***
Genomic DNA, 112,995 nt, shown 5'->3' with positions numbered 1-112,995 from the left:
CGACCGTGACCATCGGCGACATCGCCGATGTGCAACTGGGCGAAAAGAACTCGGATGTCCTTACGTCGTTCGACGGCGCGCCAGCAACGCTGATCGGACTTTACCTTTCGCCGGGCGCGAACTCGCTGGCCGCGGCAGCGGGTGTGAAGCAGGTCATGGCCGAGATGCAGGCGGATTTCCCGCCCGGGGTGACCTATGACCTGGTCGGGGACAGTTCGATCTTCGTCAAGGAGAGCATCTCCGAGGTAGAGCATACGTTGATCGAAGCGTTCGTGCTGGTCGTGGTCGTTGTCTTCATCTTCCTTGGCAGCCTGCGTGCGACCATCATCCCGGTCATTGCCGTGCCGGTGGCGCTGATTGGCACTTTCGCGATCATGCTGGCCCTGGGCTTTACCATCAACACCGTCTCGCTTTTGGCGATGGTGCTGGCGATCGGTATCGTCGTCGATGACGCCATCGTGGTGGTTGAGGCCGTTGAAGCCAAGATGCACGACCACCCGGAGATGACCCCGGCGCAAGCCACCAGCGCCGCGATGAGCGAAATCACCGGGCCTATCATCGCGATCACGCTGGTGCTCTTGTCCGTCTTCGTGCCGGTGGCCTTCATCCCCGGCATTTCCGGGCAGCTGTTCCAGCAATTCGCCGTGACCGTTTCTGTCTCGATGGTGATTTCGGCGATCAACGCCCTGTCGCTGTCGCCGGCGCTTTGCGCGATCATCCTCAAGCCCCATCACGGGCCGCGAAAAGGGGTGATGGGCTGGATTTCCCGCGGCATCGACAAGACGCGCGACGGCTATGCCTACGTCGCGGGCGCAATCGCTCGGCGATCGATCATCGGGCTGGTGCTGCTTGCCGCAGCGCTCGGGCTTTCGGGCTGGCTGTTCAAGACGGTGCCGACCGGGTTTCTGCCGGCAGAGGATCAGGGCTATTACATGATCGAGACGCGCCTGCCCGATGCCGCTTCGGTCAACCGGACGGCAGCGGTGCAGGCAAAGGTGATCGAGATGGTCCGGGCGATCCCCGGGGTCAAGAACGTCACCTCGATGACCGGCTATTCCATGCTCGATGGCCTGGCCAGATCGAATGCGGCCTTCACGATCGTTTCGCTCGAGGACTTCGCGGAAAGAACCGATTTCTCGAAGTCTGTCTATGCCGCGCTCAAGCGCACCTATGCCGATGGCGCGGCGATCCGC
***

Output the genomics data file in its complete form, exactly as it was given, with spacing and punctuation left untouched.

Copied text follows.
Genomic DNA, 112,995 nt, shown 5'->3' with positions numbered 1-112,995 from the left:
CGACCGTGACCATCGGCGACATCGCCGATGTGCAACTGGGCGAAAAGAACTCGGATGTCCTTACGTCGTTCGACGGCGCGCCAGCAACGCTGATCGGACTTTACCTTTCGCCGGGCGCGAACTCGCTGGCCGCGGCAGCGGGTGTGAAGCAGGTCATGGCCGAGATGCAGGCGGATTTCCCGCCCGGGGTGACCTATGACCTGGTCGGGGACAGTTCGATCTTCGTCAAGGAGAGCATCTCCGAGGTAGAGCATACGTTGATCGAAGCGTTCGTGCTGGTCGTGGTCGTTGTCTTCATCTTCCTTGGCAGCCTGCGTGCGACCATCATCCCGGTCATTGCCGTGCCGGTGGCGCTGATTGGCACTTTCGCGATCATGCTGGCCCTGGGCTTTACCATCAACACCGTCTCGCTTTTGGCGATGGTGCTGGCGATCGGTATCGTCGTCGATGACGCCATCGTGGTGGTTGAGGCCGTTGAAGCCAAGATGCACGACCACCCGGAGATGACCCCGGCGCAAGCCACCAGCGCCGCGATGAGCGAAATCACCGGGCCTATCATCGCGATCACGCTGGTGCTCTTGTCCGTCTTCGTGCCGGTGGCCTTCATCCCCGGCATTTCCGGGCAGCTGTTCCAGCAATTCGCCGTGACCGTTTCTGTCTCGATGGTGATTTCGGCGATCAACGCCCTGTCGCTGTCGCCGGCGCTTTGCGCGATCATCCTCAAGCCCCATCACGGGCCGCGAAAAGGGGTGATGGGCTGGATTTCCCGCGGCATCGACAAGACGCGCGACGGCTATGCCTACGTCGCGGGCGCAATCGCTCGGCGATCGATCATCGGGCTGGTGCTGCTTGCCGCAGCGCTCGGGCTTTCGGGCTGGCTGTTCAAGACGGTGCCGACCGGGTTTCTGCCGGCAGAGGATCAGGGCTATTACATGATCGAGACGCGCCTGCCCGATGCCGCTTCGGTCAACCGGACGGCAGCGGTGCAGGCAAAGGTGATCGAGATGGTCCGGGCGATCCCCGGGGTCAAGAACGTCACCTCGATGACCGGCTATTCCATGCTCGATGGCCTGGCCAGATCGAATGCGGCCTTCACGATCGTTTCGCTCGAGGACTTCGCGGAAAGAACCGATTTCTCGAAGTCTGTCTATGCCGCGCTCAAGCGCACCTATGCCGATGGCGCGGCGATCCGC